"Football is more of a quickness type of training, while track is definitely speed," Spooney said. "I think they both help each other, and one keeps you in shape for the other."

But Popolizio also said the differences in the types of training soccer and wrestling require, coupled with his alternating focus on the two sports, also have disadvantages.

"I'm noticeably weaker when I show up for wrestling after playing soccer for four months," Popolizio said. "And the other way around, when I jump back into soccer, I have a hard time maybe going for 90 minutes."

Popolizio has also been having recurring knee problems due to constant wear and tear from the two sports and has been delaying possible surgery. But rather than dropping both or focusing on one, he still prefers to tough it out and play both sports.

"There's always a part of me that feels that I am missing out by not specializing in one of the sports," he said. "But, that being said, it's been the two sports I've played my entire life. And my dream really was always to try to go to the best school I can and try to be able to do both."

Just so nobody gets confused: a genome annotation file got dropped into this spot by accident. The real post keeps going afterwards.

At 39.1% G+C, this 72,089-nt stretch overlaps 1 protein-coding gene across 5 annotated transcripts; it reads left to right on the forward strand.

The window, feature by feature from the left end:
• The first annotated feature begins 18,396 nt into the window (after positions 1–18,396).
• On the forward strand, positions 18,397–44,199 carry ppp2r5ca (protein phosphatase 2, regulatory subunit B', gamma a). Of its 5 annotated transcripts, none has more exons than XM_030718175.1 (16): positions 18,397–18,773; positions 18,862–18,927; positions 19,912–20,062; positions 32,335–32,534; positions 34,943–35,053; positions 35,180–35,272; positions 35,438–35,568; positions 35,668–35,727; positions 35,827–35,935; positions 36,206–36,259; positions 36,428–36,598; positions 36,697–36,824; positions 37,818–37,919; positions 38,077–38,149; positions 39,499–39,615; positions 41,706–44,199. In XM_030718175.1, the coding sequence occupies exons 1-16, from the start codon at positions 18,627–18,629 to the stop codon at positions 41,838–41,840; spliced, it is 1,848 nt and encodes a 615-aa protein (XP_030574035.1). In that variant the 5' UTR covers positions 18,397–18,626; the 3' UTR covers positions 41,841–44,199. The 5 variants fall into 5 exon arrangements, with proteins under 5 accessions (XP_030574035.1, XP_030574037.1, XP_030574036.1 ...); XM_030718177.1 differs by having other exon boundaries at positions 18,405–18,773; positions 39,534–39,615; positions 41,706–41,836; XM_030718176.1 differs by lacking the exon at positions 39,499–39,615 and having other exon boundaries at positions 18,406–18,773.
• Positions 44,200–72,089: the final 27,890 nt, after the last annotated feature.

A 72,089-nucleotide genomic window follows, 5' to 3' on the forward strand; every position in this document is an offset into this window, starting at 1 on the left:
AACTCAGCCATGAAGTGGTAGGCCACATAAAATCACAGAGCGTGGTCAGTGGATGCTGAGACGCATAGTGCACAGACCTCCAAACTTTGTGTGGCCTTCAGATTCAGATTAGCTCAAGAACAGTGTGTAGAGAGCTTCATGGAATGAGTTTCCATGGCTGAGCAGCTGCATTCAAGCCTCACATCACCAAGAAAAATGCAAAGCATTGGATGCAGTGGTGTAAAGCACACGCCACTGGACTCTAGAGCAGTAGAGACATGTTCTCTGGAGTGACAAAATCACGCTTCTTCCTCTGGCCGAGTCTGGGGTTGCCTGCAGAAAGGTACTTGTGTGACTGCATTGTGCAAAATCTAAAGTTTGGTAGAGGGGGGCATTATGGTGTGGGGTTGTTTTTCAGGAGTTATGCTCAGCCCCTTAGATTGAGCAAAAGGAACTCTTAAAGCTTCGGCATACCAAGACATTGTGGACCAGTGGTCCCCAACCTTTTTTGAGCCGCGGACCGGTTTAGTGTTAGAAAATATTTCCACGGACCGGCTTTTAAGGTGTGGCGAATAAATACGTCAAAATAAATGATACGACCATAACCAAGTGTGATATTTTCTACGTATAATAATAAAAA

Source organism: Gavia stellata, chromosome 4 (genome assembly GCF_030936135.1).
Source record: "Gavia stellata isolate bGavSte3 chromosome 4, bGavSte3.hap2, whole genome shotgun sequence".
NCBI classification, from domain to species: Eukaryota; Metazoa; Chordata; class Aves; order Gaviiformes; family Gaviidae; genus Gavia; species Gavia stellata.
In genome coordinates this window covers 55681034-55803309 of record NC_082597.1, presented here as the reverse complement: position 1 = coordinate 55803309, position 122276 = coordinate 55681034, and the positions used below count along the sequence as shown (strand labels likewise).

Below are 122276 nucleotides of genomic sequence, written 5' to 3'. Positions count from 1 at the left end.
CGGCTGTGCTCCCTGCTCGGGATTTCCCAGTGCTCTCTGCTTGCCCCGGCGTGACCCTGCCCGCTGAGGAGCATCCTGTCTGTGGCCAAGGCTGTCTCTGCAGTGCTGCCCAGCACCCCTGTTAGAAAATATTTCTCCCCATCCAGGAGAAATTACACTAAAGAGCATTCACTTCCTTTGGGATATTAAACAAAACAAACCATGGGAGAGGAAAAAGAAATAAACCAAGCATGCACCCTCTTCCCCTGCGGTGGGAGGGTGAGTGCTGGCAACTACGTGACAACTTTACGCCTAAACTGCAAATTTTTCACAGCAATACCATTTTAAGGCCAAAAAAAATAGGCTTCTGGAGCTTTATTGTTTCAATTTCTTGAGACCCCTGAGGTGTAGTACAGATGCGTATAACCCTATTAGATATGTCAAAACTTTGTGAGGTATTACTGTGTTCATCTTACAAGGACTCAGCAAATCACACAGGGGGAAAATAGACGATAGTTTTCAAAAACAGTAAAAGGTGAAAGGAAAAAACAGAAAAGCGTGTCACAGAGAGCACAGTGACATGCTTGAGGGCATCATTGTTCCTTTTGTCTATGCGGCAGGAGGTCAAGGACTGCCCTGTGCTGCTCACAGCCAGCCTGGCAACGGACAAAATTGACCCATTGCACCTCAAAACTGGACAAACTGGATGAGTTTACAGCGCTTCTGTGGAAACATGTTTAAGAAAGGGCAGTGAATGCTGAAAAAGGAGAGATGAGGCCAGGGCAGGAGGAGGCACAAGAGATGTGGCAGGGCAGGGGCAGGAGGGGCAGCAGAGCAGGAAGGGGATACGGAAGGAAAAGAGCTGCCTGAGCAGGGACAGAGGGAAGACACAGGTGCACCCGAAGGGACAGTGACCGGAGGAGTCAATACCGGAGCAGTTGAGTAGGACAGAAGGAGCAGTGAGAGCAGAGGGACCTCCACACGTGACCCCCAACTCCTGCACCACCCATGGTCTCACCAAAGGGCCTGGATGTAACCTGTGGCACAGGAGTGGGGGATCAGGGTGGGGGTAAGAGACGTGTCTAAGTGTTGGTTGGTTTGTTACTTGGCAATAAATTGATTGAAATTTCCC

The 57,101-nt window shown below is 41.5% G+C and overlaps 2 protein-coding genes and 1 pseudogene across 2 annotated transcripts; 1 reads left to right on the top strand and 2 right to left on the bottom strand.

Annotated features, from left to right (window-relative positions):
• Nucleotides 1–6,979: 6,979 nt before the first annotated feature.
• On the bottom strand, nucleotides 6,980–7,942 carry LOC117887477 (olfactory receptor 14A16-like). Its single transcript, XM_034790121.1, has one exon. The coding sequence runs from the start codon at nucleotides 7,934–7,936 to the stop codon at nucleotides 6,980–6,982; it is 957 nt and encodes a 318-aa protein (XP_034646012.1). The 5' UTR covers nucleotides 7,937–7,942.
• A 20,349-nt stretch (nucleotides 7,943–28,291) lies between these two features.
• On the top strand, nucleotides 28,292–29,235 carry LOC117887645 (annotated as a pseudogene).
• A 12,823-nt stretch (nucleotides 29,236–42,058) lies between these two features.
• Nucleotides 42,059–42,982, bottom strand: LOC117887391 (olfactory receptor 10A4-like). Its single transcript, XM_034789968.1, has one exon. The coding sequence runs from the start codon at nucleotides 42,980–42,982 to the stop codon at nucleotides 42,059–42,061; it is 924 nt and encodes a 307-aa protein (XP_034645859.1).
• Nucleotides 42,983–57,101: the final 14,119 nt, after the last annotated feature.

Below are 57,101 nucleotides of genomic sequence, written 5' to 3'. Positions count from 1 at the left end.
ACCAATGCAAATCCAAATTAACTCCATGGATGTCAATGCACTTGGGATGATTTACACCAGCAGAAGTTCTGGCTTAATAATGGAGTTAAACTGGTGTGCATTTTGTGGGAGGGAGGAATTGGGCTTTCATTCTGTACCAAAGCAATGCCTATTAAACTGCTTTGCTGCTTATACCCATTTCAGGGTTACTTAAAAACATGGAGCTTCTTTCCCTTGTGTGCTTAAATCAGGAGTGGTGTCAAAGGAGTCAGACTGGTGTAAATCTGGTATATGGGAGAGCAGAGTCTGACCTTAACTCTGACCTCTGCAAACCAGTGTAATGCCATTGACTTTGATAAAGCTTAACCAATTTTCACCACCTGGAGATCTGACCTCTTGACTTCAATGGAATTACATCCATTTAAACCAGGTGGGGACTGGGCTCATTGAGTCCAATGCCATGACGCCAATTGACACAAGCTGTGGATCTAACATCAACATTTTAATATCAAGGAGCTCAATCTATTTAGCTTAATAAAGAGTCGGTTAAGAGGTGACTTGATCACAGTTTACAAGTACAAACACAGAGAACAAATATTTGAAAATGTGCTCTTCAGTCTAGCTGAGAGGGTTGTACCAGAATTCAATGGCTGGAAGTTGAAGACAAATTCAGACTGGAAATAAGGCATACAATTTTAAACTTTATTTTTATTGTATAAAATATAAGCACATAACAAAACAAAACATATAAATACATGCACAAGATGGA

Men's soccer Head Coach Patrick Laughlin said Popolizio only plays to his full ability and always needs to be doing something.

"There's only one way he knows how to compete - and that's full-out," Laughlin said. "I asked him, one time when he came back from wrestling in the spring, to take a week off to let his body adjust. And two days later I saw him running on the street. And he just couldn't take the time because he's so used to doing things that he had to get out there and get going again."

Laughlin said not everyone can be a multi-sport athlete.

"It takes someone with a great deal of athleticism, a huge competitive edge and a real desire to be able to do two sports and be a student here at Brown," McLaughlin said. 

Ultimately, despite the extensive effort required to play multiple sports at Brown, Popolizio, Sheridan, Nolet and Spooney are motivated by their passions for athletics. 

"Managing two sports and four classes gets to be a lot of work, and sometimes I think I am in way over my head with my endeavors," Nolet wrote. "People ask me why I do it, and they usually say I am crazy. ... I tell them that it is worth it to me."